The United States has been enjoying a sharp increase in domestic oil production over the past several years, nearing its historic peak of 10 million barrels per day that was reached way back in 1970. Oil production had declined by almost half before the recent surge—few had imagined such a reversal was possible.
This boom has prompted industry voices and political leaders to re-examine the federal ban on exports of crude oil (the ban does not include refined petroleum products). The United States continues to be a net importer of petroleum—i.e. we still consume substantially more than we produce. The increase in domestic production has been so rapid, however, it has been difficult to assimilate this new oil stream into the economy, especially given relatively slack U.S. demand. As crude stocks pile up, prices are pushed downward—evidenced by the spread between U.S. and international price benchmarks (Brent etc.).
So the impetus to remove the export ban is largely about getting a better price for the oil America is currently producing. The recent sharp drop in oil prices has made the situation even more uncomfortable for U.S. producers. These, however, are all essentially short-term considerations. But what are the long-term implications for the United States—not only of keeping or removing the export ban, which would not by itself change our status as a net oil importer–but of developing our domestic resources as rapidly as possible? Given the surge in U.S. production is projected to peak within a decade and decline thereafter and given uncertainty about future prices, demand, and supply how might energy resources be stewarded to put the United States in the strongest position down the road?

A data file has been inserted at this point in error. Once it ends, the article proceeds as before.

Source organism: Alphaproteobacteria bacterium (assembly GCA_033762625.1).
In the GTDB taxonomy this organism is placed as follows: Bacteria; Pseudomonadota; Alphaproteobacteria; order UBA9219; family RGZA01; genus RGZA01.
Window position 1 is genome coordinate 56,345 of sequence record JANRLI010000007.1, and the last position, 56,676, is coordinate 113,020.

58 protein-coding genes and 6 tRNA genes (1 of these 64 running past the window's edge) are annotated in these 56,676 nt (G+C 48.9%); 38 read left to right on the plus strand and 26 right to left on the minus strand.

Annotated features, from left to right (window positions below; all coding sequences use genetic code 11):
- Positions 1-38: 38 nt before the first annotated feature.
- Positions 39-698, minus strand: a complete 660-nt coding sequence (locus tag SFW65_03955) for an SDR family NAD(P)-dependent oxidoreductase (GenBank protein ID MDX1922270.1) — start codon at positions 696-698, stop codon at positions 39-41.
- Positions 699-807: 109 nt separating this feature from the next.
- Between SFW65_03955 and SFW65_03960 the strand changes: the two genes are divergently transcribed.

The experience of other industrial countries that underwent a boom of oil production may be instructive. For example, oil production in the United Kingdom hit a first peak around 1985, followed by a profound dip and a second peak around 2000. UK production has since declined sharply. But total revenue from oil production increased over that period because of substantially higher average prices since 2000 (prices for UK oil reached below $10 a barrel in 1998). In essence, the United Kingdom sold its oil at bargain prices when production volume was greatest, but had much less oil to sell when prices increased. Even after the sharp drop since late 2014, real oil prices are still substantially higher than they were around the turn of the century.
Downward pressure on prices when production is booming has been a recurring problem in the history of the oil industry, and it may never be tamed. Maximizing total revenue is also only one among many considerations. But it is worth weighing whether a more prudent and judicious approach to the development of America’s abundant but nonetheless finite and limited domestic oil resources.
Sooner or later, the United States and the rest of the world will need to figure out how to power our economies on much lower rates of oil consumption and on more expensive oil. America’s relative oil abundance today is a tremendous opportunity to invest in creating an economy equipped for tomorrow. How present-day resources can be appropriately harnessed and invested for the future is a central question that The Energy Xchange will examine in greater depth as we move forward.